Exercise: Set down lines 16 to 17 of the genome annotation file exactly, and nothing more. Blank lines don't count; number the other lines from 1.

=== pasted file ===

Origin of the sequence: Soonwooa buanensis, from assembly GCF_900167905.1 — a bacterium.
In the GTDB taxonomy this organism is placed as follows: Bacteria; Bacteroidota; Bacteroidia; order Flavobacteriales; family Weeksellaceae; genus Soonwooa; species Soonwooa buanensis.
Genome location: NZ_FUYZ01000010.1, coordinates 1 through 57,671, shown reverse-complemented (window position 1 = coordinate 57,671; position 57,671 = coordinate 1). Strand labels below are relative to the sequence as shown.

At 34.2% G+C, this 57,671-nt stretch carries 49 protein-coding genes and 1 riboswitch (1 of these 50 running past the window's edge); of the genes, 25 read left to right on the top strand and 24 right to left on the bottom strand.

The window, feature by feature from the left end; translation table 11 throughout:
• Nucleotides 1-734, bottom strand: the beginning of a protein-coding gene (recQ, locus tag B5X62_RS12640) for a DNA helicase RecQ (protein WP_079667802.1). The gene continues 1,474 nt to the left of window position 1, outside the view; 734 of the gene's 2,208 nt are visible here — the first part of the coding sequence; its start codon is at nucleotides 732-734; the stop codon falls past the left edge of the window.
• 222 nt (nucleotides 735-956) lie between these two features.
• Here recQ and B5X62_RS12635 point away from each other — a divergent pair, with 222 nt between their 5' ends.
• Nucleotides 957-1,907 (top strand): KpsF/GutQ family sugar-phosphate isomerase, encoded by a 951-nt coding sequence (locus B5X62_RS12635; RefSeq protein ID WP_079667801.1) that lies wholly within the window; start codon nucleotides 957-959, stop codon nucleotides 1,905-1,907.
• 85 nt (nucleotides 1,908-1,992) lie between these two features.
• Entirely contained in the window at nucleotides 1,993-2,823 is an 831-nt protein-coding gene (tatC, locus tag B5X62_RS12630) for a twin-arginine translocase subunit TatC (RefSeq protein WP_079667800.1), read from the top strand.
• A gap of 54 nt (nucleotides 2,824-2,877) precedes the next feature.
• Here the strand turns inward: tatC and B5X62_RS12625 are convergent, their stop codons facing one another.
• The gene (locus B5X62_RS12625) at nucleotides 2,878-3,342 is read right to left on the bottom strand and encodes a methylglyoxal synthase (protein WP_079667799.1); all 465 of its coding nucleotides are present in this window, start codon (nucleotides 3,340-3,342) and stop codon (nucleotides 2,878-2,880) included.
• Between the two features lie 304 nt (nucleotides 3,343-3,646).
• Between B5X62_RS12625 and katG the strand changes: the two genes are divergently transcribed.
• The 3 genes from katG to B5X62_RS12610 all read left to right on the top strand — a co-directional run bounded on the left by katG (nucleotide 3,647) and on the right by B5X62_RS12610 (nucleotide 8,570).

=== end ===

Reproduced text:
• Between B5X62_RS12625 and katG the strand changes: the two genes are divergently transcribed.
• The 3 genes from katG to B5X62_RS12610 all read left to right on the top strand — a co-directional run bounded on the left by katG (nucleotide 3,647) and on the right by B5X62_RS12610 (nucleotide 8,570).